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on November 25, 2003
This camera evokes love/hate relationship based on the numerous reviews and comments from users. So the bottom line really is the picture quality.
Prior to owning this I had been an Nikon and Canon SLR user but like many, I also have to adapt to the current trend in using digicams. So before purchasing, I spent a whole month researching through the web, visited shops and get a feel of the current digicams on offer. In my quest for the best digicam for my needs, I have seen their output, held the camera itself and thoroughly inspected everything about them. Besides, Im spending U$600-700 so I really need the best for my needs. In those times, I have seen them all, and finally purchased the S7000.
What about S7000? I must say that the picture quality of this camera is best at 6mp native resolution. Although it is capable of taking 12MP interpolated photos, I would personally skip that because at that resolution it does become noticeable noisy. However, pictures taken at 6MP and below are by far the best amonth the current offerings. I have tested the Minolta Dimage A1, Nikon coolpix 5700, Sony F707 and the Canon and by far the Fuji have the best color saturation, more natural, vibrant and crisp photos among these cameras.
At U$650, you just cannot go wrong with the S7000. The other cameras mentioned here are even pricier and doesnt give all the extras that the Fuji can give.
Right now, I am having a blast taking photos with this baby witout worrying about film development cost. It is a great way to learn the ropes about photography espcially in manual mode because as long as you have the memory, you can practice your skills endlessly.
When I am done with it, I would like to upgrade to the Nikon D100 because despite the excellent features of s7000 it still is not perfect, but the s7000 is way ahead of the current Nikon, Canon, Minolta offerings at this price range.
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on April 25, 2004
Now that I've had the camera for several months its seems like a good time for an update, especially given some of the criticisms that have been leveled at the S7000.
The short answer is that I still love the camera, even though it's not perfect. The long answer deserves some explanation.
I have many years experience with 35mm film, but also many years experience with computers and computer graphics. Even today, film has capabilities that can't be matched with digital cameras, except possibly by cameras beyond the means of most people. On the other hand, digital photography has huge advantages in terms of immediate accessibility, cost per shot, electronic distribution, editing and enhancement, and the ability to control the printing process to get prints that look the way you want them to.
My initial path into digital photography was to buy a film scanner and scan 35mm slides, which in some ways still represents the best of both worlds. But it is a time consuming and expensive (on a per shot basis) approach. My move into digital cameras has occurred in two steps. The first was to replace my "little" 35mm camera with a compact digital camera. For recording events and snapshot photography digital cameras became the preferred approach several years ago, and I'm on my second generation compact digital camera. I love being able to go to a family gathering, then go home and do a quick sorting and editing of the pictures, dump them on the web, and e-mail out a URL so everyone can see them while the gathering is still fresh in their minds.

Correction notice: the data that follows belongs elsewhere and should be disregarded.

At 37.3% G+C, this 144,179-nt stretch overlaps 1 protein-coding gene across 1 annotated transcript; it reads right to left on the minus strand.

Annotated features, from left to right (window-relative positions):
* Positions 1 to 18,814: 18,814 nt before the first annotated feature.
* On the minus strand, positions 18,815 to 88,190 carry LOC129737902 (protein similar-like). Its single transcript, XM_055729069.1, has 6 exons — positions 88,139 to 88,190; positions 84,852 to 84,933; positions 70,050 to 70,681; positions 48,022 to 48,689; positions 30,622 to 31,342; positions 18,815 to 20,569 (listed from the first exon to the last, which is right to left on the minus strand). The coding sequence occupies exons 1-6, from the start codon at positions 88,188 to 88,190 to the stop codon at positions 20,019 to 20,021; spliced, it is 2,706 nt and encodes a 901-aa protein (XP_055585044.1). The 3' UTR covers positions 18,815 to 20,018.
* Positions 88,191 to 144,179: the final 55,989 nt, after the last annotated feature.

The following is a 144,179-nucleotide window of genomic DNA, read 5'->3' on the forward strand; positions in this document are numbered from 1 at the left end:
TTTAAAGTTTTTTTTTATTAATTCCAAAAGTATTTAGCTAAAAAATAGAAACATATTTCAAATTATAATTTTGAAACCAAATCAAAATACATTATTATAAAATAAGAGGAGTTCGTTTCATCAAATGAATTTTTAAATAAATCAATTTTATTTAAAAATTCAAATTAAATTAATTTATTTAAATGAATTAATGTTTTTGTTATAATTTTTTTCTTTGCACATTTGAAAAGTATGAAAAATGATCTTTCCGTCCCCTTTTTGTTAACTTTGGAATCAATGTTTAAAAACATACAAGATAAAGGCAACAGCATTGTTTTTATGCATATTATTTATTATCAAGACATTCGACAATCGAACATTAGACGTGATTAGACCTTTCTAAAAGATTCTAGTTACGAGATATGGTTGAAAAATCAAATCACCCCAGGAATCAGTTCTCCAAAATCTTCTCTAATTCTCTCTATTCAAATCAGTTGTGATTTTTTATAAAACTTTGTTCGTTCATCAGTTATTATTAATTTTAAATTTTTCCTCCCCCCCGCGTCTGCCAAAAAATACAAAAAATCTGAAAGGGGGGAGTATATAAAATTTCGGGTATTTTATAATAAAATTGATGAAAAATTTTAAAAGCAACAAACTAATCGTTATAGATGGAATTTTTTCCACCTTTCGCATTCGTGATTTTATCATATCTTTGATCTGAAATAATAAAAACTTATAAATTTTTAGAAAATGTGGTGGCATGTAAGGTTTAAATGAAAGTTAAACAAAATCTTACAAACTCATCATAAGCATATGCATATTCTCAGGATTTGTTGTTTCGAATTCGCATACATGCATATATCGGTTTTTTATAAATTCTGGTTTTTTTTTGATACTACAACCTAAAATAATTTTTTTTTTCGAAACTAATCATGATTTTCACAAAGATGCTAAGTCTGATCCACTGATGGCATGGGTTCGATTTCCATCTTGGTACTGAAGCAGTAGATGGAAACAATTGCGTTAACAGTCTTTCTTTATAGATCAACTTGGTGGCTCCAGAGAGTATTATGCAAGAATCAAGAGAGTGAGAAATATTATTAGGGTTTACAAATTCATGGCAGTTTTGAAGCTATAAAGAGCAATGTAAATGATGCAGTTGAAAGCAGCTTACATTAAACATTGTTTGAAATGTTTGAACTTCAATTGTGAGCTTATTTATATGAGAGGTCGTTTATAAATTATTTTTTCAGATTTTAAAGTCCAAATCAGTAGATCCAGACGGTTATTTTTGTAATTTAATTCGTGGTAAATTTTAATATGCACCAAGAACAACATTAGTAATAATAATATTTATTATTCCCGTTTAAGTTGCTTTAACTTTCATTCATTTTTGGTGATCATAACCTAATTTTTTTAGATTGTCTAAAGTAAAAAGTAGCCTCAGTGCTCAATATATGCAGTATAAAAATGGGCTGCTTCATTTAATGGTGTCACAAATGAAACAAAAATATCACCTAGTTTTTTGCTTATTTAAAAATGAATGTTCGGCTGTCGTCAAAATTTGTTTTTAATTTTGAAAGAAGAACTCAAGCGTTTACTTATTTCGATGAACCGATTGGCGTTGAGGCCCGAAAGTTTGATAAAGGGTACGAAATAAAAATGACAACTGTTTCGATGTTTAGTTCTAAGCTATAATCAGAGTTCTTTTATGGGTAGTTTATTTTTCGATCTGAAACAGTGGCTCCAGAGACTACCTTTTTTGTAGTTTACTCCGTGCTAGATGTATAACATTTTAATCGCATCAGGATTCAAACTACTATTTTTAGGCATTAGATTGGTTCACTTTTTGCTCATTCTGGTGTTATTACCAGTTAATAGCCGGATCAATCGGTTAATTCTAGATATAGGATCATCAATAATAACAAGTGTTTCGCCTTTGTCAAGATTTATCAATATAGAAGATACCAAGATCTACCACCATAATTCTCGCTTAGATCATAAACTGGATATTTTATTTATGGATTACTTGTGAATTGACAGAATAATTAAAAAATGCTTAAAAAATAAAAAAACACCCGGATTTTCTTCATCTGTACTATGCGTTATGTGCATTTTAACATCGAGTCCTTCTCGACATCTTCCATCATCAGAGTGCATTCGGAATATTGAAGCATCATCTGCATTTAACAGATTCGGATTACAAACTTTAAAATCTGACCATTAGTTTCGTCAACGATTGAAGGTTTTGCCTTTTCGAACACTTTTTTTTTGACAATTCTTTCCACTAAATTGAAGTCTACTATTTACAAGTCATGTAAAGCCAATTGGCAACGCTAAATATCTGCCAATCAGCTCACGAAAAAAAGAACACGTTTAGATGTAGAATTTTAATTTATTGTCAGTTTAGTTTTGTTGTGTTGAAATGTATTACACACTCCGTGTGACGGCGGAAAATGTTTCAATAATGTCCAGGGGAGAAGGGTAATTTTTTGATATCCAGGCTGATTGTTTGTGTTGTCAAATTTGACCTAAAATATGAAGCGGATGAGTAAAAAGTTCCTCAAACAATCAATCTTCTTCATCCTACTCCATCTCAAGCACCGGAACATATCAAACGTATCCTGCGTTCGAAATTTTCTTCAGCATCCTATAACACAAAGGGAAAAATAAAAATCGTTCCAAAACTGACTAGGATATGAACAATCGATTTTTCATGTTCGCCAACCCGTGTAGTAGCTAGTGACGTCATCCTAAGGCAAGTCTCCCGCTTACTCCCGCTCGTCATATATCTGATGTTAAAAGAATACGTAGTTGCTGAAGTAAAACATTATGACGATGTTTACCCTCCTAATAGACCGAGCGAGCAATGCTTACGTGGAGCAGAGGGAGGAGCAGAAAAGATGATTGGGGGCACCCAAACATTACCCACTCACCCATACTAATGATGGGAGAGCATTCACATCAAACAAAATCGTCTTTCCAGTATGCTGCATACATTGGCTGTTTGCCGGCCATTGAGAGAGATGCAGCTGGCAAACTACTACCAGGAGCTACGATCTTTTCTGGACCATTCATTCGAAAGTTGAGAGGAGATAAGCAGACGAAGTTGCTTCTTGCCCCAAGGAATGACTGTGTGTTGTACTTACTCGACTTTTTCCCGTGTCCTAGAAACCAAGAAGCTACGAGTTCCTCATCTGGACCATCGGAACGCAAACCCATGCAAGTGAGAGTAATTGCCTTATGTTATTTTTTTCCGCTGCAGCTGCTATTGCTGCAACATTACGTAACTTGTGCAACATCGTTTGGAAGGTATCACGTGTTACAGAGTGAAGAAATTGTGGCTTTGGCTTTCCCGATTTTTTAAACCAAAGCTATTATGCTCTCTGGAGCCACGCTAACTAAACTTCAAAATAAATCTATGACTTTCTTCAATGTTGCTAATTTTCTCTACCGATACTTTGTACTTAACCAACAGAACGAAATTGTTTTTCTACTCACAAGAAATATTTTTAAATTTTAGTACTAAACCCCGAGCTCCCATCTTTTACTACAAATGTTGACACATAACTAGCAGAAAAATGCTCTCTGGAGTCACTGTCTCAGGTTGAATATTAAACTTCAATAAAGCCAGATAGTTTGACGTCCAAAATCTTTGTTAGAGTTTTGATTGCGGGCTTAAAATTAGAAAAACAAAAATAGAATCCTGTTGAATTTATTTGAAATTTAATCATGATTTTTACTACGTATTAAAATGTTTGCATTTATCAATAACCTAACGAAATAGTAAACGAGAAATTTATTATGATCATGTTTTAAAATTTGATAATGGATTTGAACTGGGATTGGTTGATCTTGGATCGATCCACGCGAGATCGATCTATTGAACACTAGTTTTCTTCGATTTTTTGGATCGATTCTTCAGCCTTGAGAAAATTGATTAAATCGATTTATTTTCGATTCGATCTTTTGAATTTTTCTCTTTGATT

Replacing my 35mm SLR is a tougher problem, and one that hasn't been completely solved yet. The biggest issue I have is that the format of available digital sensors means that there are no really wide angle lenses available for reasonably priced digital SLRs. This, more than any other issue, keeps me from buying a digital SLR. I bought the S7000 as a way to get most of what my 35mm SLR does at a reasonable price, while retaining the 35mm SLR, the film in the refrigerator, and the film scanner as a backup until there is a digital SLR that comes close enough to my ultimate requirements that I'm willing to pay the extra money for it.
The S7000 is a remarkably capable camera for the price. The wide end of the zoom is restrictive for me, but I have an adaptor and a Raynox 0.66x lens that help. A fast 1GB compact flash card makes it easy to take a lot of pictures at essentially zero marginal cost. It is true that the lack of control over the compression is an occasional annoyance, but the compressed pictures usually come out very well.
Then there is the noise issue. There is no question that if you want to blow up the images and look for noise you will find it. For many shots it's not an issue, but for clear skies and a few other situations you can clearly see it. In most cases screen images and prints of modest size won't show unacceptable noise, but there are situations where it will be evident. Note that there are tools available to make the nose less apparent in images, and if you only occasionally make big enlargements they may solve the problem (if it is one) for you.
To continue on this issue, if I scan a slide from ten or more years ago I will generally get grain that is more evident than the noise in an S7000 image. Newer film, thanks to the intense rivalry between Kodak and Fuji in the 90s, has noticeably less grain, but it is still there. So it is all a matter of expectations. The S7000 can create images with noise no more evident than the film grain of days not long since past. Yes, for half again as much you can buy a camera with less noise, but is that a reason to criticize the performance of the S7000?
The S7000 can create marvelous images at a great price. It doesn't quite match the capabilities of a cameras that cost significantly more, but why should it?